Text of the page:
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Problem Resolution Report Monitoring - Customer complaint or PRR as general motors use

#1
Hello Guys,
about customer complaint or PRR as general motors use, how can the company establish the target (maximum 2 complaints per month, 3 ....etc)? I´m in a new business, just starting with samples production, still haven´t ppap approved. But the monitoring are already being defined. So I don´t what should I consider.
Thanks.
 

John Predmore

Involved In Discussions
#2
I suppose it depends on critical the product, how high the customer sets expectations, how far from expectations you operate. If you have a open relationship with your customer's buyer, you could ask what can a new supplier expect. That would be one input into your benchmark. Personally, I would set an initial target what I think is fair, for illustration let's say 10 in 6 months, and after 6, 12, 18 months reassess your track record and set the new target 10% lower than past performance so there is some reach in your target.
 

Jim Wynne

Super Moderator
#3
Hello Guys,
about customer complaint or PRR as general motors use, how can the company establish the target (maximum 2 complaints per month, 3 ....etc)? I´m in a new business, just starting with samples production, still haven´t ppap approved. But the monitoring are already being defined. So I don´t what should I consider.
Thanks.
Are you a tier 1 supplier to GM? If not, you'll likely never see a PRR. If you're using PRR just as an example of customer complaints or rejections, I don't know why you would want to set an objective. You have to deal conscientiously with each one as they come up. If it appears that there's an excessive number of them, you will know that there are significant problems with your system that need to be dealt with.
 
#4
Are you a tier 1 supplier to GM? If not, you'll likely never see a PRR. If you're using PRR just as an example of customer complaints or rejections, I don't know why you would want to set an objective. You have to deal conscientiously with each one as they come up. If it appears that there's an excessive number of them, you will know that there are significant problems with your system that need to be dealt with.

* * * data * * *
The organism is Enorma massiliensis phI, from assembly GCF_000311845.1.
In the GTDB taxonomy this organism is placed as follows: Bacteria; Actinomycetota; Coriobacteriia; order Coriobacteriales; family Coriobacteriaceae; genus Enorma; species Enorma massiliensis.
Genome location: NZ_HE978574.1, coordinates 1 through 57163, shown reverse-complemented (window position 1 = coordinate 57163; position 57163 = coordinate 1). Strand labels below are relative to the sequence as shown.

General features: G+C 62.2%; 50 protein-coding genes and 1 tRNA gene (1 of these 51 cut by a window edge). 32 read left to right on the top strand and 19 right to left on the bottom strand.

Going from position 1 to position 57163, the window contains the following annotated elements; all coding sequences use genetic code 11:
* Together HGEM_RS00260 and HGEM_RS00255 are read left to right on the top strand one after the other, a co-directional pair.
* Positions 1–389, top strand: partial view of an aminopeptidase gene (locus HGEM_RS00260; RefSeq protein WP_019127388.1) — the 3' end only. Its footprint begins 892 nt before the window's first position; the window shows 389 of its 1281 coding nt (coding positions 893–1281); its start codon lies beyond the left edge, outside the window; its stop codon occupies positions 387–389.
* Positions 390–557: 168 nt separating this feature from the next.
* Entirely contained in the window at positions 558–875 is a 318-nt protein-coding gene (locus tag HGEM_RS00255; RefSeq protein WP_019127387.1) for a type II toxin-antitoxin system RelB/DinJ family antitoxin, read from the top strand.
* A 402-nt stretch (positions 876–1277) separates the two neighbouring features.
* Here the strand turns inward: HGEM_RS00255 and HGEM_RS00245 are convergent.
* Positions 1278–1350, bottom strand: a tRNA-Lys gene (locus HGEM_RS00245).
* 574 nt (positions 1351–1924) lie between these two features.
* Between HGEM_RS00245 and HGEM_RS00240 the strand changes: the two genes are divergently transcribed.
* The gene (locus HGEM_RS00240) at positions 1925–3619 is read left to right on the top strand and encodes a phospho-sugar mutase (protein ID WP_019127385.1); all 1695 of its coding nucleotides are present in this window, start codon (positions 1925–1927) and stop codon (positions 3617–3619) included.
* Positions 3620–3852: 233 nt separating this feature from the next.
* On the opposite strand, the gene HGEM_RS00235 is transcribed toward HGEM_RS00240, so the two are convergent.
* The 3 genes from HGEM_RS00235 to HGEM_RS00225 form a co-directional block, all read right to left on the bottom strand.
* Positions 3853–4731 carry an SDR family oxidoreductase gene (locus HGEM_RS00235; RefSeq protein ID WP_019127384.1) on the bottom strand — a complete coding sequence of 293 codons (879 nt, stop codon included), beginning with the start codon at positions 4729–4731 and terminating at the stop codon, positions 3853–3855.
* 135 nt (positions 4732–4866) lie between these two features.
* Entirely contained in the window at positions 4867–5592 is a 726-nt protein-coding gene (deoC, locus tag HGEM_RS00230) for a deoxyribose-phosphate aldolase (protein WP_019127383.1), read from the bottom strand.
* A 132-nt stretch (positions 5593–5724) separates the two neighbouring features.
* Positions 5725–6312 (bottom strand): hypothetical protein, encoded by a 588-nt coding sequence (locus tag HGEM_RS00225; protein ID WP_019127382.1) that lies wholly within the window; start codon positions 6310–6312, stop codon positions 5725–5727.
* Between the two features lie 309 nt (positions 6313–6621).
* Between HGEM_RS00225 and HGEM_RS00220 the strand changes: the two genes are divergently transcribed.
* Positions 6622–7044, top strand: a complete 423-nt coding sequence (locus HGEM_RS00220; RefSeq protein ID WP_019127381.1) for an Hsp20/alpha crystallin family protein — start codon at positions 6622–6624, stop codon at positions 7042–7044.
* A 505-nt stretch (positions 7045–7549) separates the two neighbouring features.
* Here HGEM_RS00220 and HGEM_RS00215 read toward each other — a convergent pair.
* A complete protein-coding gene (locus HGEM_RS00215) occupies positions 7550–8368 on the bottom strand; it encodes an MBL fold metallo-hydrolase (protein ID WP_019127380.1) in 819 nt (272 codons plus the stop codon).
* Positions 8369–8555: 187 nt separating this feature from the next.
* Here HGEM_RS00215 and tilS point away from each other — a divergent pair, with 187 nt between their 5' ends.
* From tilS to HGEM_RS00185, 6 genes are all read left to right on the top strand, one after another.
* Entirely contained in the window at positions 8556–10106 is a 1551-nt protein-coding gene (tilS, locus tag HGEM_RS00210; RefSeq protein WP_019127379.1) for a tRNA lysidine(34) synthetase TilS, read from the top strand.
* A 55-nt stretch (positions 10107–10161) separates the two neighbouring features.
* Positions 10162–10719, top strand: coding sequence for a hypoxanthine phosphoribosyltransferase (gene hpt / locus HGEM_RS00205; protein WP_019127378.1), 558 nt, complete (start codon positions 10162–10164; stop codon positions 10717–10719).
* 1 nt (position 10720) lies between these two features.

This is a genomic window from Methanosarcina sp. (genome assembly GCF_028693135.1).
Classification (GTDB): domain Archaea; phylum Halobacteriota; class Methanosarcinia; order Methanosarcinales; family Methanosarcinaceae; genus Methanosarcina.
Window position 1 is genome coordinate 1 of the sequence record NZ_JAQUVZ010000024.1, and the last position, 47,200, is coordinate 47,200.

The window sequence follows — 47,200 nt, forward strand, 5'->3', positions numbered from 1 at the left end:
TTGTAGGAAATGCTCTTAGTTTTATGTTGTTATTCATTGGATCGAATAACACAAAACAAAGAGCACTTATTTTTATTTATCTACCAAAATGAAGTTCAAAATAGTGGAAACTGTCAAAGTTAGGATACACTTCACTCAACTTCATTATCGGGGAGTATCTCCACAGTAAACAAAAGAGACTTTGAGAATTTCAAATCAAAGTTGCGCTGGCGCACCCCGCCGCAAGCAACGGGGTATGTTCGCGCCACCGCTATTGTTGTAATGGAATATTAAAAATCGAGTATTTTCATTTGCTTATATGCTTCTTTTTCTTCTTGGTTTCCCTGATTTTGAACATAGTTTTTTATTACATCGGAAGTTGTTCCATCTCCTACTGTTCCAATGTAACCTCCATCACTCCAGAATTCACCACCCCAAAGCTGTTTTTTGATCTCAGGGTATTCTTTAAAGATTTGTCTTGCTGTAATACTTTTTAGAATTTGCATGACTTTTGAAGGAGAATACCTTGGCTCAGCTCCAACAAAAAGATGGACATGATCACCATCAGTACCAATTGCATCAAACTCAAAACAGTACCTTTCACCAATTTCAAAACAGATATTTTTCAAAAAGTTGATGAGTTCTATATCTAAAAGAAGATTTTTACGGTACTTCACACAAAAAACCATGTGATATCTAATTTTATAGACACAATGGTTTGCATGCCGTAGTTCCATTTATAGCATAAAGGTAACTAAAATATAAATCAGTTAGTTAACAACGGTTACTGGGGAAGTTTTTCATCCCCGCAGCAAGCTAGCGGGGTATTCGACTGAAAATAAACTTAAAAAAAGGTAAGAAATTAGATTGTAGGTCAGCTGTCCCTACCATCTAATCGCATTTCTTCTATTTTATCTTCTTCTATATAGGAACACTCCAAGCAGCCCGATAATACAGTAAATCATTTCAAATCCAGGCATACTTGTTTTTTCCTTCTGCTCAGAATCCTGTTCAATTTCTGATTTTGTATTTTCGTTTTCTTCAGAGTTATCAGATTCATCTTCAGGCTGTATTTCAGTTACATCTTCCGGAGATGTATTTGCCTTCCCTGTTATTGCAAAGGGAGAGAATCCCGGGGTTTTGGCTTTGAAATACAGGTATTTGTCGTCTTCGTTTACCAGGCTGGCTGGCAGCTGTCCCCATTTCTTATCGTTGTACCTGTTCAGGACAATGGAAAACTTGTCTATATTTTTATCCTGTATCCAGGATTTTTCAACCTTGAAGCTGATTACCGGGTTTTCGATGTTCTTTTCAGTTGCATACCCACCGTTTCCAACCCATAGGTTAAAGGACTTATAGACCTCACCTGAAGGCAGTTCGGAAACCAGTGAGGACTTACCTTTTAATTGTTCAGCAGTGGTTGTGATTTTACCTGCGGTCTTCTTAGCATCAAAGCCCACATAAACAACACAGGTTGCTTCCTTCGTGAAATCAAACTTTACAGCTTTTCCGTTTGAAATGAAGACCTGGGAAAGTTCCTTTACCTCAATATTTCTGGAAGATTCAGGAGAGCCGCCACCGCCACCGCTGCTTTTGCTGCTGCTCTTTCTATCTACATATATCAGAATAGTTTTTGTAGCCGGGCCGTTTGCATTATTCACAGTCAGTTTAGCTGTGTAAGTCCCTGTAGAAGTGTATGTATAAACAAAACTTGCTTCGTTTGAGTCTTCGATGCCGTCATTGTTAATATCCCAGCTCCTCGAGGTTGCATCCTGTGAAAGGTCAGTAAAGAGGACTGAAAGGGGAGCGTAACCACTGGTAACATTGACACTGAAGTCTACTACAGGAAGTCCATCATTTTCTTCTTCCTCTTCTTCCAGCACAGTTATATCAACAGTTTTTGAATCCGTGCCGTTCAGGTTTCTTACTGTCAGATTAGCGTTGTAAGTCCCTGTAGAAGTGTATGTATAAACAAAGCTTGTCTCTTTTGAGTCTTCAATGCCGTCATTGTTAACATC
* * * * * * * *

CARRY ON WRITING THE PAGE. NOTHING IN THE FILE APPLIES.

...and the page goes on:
We supply directly to GM. PRR is one of their monitoring. So I was going to put a customer complaint target here. We are a subsidiary for our Chinese main company. So I was thinking of using their customer complaint average for the same products we produce here.
 
#5
I suppose it depends on critical the product, how high the customer sets expectations, how far from expectations you operate. If you have a open relationship with your customer's buyer, you could ask what can a new supplier expect. That would be one input into your benchmark. Personally, I would set an initial target what I think is fair, for illustration let's say 10 in 6 months, and after 6, 12, 18 months reassess your track record and set the new target 10% lower than past performance so there is some reach in your target.
We´ll use monthly monitoring. So since we don´t have orders yet, just sample production, I was going to start with 1 maximum per month and then after our start of production, I could update this target.
 

Jim Wynne

Super Moderator
#8
I thought this was a common monitoring for IATF 16949 quality management system. Isn´t it?
You can monitor without setting targets or objectives. As I said in an earlier post, you just deal with each one as it comes up and if the number seems excessive after a time, or seems like it might become excessive, you investigate and take action. My experience in dealing with GM was that many of their PRRs were wrong or or in some way misguided, so there might be things going on that you have no control over.
 

Bev D

Heretical Statistician
Staff member
Super Moderator
#10
we sell directly to the end user so we have a lot of experience with complaints and service events. we also monitor our equipment so we know when there is a defect/error even when the Customer doesn't call us. We don't really set goals as our 'goal' is zero...

We do use SPC to monitor the rates to know when we get worse or to ensure that we have made improvements. Much more useful than arbitrary goals.
 
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